Airlines want to invest in a country which is growing at a fast pace, has a huge population and an "unbelievable market potential," and tend to ignore the negatives, said Dinesh Keskar, a senior vice-president at Boeing who oversees Asia-Pacific sales, including India.

"At the end of the day, you are going with your eyes wide open. It will hopefully will get only better from here on, and if they can make money in this environment, they can make money in any environment."

But the sceptics appeared to be far greater in number. Many industry insiders believe that without the government relaxing taxes, airport charges, and bringing in other reforms, it will be difficult for Indian carriers to attract any foreign investment.

"Lifting the foreign investment limit is obviously a move in the right direction. But that, in itself, is not going to be an answer to everybody's prayers," said Tony Tyler, the chief of the International Air Transport Association, which represents more than 80 percent of the global airline traffic.

"You need to be think about this as a business. What do businesses need? They need capacity, (but) they need to be affordable."

Source :- http://www.business-standard.com/ind...ines/174418/on
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Old June 13th, 2012, 12:00 PM   #3631
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NEW DELHI: With Prime Minister Manmohan Singh keen to boost investment sentiment through infrastructure development, a meeting called by him tomorrow is expected to finalise an Airline Hub Policy and give a push to setting up of 17 new airports, including seven international ones.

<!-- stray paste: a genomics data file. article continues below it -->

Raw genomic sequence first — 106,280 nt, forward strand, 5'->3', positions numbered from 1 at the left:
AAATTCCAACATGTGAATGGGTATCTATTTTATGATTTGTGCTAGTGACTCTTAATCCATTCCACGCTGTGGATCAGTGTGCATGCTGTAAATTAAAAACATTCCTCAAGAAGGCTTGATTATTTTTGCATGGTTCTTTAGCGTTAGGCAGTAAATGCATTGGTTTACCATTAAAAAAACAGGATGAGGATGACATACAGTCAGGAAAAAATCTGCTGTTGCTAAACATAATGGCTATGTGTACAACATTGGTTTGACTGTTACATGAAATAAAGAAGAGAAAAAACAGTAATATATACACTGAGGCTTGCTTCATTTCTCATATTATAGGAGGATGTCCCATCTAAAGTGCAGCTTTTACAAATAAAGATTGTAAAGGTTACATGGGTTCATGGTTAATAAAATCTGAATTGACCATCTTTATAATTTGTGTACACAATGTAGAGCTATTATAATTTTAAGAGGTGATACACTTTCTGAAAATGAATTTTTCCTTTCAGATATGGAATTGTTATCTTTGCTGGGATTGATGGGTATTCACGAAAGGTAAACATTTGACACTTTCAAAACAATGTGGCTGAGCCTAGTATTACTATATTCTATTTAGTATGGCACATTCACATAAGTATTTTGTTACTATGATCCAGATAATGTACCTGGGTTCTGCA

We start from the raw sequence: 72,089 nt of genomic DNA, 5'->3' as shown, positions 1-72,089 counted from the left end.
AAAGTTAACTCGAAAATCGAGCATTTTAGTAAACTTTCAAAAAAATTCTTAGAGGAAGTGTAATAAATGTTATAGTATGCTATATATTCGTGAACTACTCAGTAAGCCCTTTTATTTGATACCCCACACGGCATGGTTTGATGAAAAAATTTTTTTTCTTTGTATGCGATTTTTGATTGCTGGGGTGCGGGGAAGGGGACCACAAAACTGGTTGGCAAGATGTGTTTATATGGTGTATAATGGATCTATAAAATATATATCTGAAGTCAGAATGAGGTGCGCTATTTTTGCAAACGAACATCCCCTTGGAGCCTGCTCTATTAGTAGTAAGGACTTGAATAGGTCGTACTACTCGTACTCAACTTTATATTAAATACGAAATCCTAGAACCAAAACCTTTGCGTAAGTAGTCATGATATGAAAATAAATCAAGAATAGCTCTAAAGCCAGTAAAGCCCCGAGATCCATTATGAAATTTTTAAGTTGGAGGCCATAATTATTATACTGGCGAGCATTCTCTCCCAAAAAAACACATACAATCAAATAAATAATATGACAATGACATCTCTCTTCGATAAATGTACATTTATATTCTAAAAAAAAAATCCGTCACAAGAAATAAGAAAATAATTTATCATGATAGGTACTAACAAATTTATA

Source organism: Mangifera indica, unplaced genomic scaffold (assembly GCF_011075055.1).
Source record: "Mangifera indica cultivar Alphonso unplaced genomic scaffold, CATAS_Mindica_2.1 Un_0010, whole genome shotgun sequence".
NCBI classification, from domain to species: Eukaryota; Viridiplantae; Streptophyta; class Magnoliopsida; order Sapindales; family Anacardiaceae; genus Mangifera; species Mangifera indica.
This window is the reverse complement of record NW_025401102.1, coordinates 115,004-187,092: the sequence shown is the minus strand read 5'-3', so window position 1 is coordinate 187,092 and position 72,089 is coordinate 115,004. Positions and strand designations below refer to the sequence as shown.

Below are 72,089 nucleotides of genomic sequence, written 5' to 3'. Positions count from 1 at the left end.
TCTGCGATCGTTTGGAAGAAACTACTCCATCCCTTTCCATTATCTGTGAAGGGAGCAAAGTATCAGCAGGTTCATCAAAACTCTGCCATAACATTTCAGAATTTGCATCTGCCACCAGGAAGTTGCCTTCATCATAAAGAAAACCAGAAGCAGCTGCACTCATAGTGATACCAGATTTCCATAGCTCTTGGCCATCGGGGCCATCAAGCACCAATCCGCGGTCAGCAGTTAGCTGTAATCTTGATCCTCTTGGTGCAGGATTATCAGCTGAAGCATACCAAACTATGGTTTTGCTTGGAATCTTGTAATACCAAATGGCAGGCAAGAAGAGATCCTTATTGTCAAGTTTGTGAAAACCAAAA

http://economictimes.indiatimes.com/...w/13851890.cms

====== Already we have allowed Dubai as a hub for Indian travellers to Europe! And Qatar is building a huge airport to challenge Dubai and all of these Gulf airports are competing to be hubs capitalising on India's traffic growth!!! Singapore traditionally has been a hub. Atleast some brains working now!!! Delhi and Mumbai (if possible one from south in long term) should be India's hubs and gateway to Europe. Every other flight from South goes to Dubai or an other Gulf airport for interchange to Europe, pathetic!========
There is no need to be protective in all sectors. There is no need to panic, if the foreign airline/hub can servcie the Indian traffic at a lower cost than the Indian airlines /hubs. The policies should not force a hub in India , just for the heck of it. Afterall, fuel constitutes 40% of the total costs of airlines, which has to be imported anyway.